(B) Establish procedures to allow a prescriber to consent to the substitution of therapeutically equivalent drug products without prior approval based on the therapeutic interchange list; provided, that a prescriber be allowed to limit authorization to specific conditions or patients and that no prescriber be required for any reason to consent to participation in the therapeutic interchange list; and

(C) Establish and maintain a database, searchable in real time, of those prescribers who have consented to use of the therapeutic interchange list, including any restrictions based on specific conditions or patients; and

(2) The Department of Health shall distribute the therapeutic interchange list to all pharmacies licensed in the District and shall publish it regularly in the District of Columbia Register.

(d) The Board of Pharmacy and the Board of Medicine shall maintain a link on their websites to the current list of biological products determined by the FDA to be interchangeable with a specific biological product.


(Sept. 10, 1976, D.C. Law 1-81, title III, § 301, 23 DCR 2460; Apr. 7, 1977, D.C. Law 1-114, § 4(a), 23 DCR 8743; Mar. 11, 2010, D.C. Law 18-118, § 2(a), 57 DCR 901; Oct. 20, 2020, D.C. Law 23-133, § 2(b), 67 DCR 9880.)

Prior Codifications

1981 Ed., § 33-731.

1973 Ed., § 33-831.

Effect of Amendments

D.C. Law 18-118 rewrote the section, which had read as follows: “The Department of Human Services shall publish a formulary of drug products, with the chemical or generic name of each, that are determined to be therapeutically equivalent to specified brand name drug products. The Department shall determine the contents of the formulary only after recommendations are made by a committee of 9 members appointed by the Director of that Department. The committee shall consist of one licensed physician and one licensed pharmacist employed by the Department, 2 licensed physicians and 3 licensed pharmacists in private practice in the District, and 2 pharmacologists on the faculty of a university in the District. The recommendations of the committee shall require concurrence of a majority of the members of the committee. The committee’s recommendations shall be published in the District of Columbia Register as proposed regulations of the Department. The Department’s determinations shall be made in accordance with §§ 2-503, 2-504 and 2-505 and published in the District of Columbia Register as final regulations. The committee shall review the published formulary annually, or whenever an amendment to it appears necessary. The committee shall publish its 1st recommendations no later than 8 months after April 7, 1977.”


§ 48–803.02. Dispensing of generically equivalent drug product or interchangeable biological product.

(a)(1) When a pharmacist receives a prescription for a brand name drug, the pharmacist may dispense a generically equivalent drug product or interchangeable biological product that is listed in the Orange Book; provided, that the pharmacist shall dispense a generically equivalent drug product or interchangeable biological product if requested by the purchaser, except as provided in § 48-803.03.

(2) If a generic substitution is made pursuant to this subsection, the pharmacist shall dispense the generically equivalent drug product or interchangeable biological product in stock having the lowest cost to the person purchasing the drug product.

(b) When a pharmacist receives a prescription for a drug by generic name or interchangeable biological product, the pharmacist shall dispense the listed product in stock that has the lowest cost to the person purchasing the drug product.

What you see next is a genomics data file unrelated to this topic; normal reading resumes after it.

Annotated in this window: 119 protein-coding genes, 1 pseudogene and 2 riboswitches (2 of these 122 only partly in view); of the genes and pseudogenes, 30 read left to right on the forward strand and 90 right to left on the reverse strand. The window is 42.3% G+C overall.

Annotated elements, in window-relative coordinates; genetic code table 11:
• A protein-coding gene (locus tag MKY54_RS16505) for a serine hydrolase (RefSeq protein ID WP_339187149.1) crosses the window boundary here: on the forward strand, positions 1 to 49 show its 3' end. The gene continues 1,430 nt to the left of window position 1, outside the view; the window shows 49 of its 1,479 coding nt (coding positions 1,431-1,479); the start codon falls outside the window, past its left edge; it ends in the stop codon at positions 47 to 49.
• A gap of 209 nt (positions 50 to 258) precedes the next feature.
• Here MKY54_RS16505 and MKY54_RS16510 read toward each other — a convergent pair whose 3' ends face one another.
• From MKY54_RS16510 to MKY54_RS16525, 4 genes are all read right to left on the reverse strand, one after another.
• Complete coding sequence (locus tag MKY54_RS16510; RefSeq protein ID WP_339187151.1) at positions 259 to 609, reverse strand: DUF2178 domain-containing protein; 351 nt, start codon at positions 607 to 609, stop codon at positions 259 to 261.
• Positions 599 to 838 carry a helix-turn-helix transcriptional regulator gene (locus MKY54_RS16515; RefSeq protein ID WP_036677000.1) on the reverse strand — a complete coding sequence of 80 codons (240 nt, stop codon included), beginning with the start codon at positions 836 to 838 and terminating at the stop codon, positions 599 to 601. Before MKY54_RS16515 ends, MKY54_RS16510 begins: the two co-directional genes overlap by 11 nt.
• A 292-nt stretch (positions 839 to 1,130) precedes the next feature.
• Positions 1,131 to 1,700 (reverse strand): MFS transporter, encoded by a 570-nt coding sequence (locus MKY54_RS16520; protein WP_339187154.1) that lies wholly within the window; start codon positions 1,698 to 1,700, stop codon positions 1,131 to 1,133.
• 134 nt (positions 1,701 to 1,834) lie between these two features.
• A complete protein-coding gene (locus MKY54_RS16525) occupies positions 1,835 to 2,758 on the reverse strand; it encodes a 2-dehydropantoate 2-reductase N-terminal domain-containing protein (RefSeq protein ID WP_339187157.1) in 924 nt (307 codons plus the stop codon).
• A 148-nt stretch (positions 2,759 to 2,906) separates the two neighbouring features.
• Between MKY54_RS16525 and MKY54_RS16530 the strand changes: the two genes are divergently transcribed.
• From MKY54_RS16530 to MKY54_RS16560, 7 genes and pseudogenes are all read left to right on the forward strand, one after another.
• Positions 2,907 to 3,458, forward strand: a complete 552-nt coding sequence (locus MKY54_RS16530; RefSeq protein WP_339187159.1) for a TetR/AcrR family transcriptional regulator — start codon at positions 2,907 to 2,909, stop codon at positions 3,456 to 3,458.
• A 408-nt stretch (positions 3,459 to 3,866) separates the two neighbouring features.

(c) Repealed.


(Sept. 10, 1976, D.C. Law 1-81, title III, § 302, 23 DCR 2460; Apr. 7, 1977, D.C. Law 1-114, § 4(a), 23 DCR 8743; Mar. 11, 2010, D.C. Law 18-118, § 2(b), 57 DCR 901; Oct. 20, 2020, D.C. Law 23-133, § 2(c), 67 DCR 9880.)

Prior Codifications

1981 Ed., § 33-732.

1973 Ed., § 33-832.

Section References

This section is referenced in § 48-803.03 and § 48-803.05.

Effect of Amendments

D.C. Law 18-118 rewrote the section.


§ 48–803.03. Dispensing of substitute drug products — conditions.

A pharmacist shall not dispense a:

(1) Substitute drug product if the person purchasing the drug product or the patient for whom it is intended indicates a preference for the drug product actually prescribed;

(2) Generically equivalent drug product or interchangeable biological product pursuant to § 48-803.02 if:

(A) The prescriber writes on a prescription order, signed by the prescriber, in the prescriber’s own handwriting “dispense as written” or “D.A.W.” or a similar notation; provided, that checking or initialing a box preprinted or stamped on a prescription form shall not constitute an acceptable notation; or

(B) The prescriber, by telephone, expressly indicates that the prescription is to be dispensed as communicated and this indication is noted in the pharmacist’s own handwriting in the manner provided in subparagraph (A) of this paragraph;

(3)(A) Therapeutically equivalent drug product unless:

(i)(I) The pharmacist or pharmacist’s agent obtains prior approval from the prescriber or the prescriber’s agent before the therapeutically equivalent drug product can be dispensed; or

(II) The therapeutically equivalent drug product is included on the therapeutic interchange list and the endorsing prescriber has given consent to the Boards of Pharmacy and Medicine to permit therapeutic interchange without prior approval;

(ii) The person purchasing the drug product provides consent to the therapeutic interchange;

(iii) The therapeutically equivalent drug product does not have a higher cost to the purchaser than the originally prescribed drug product; provided, that the pharmacist may dispense a more expensive therapeutically equivalent drug product if consent is provided by the purchaser; and

(iv) The dispensing pharmacist, or pharmacist’s agent, has notified the prescriber or prescriber’s agent of the specific drug and dose dispensed.

(B) A pharmacist shall not dispense a therapeutically equivalent drug product for a prescription refill of an antipsychotic, antidepressant, chemotherapy, antiretroviral, or immunosuppressive drug but shall dispense the drug as prescribed.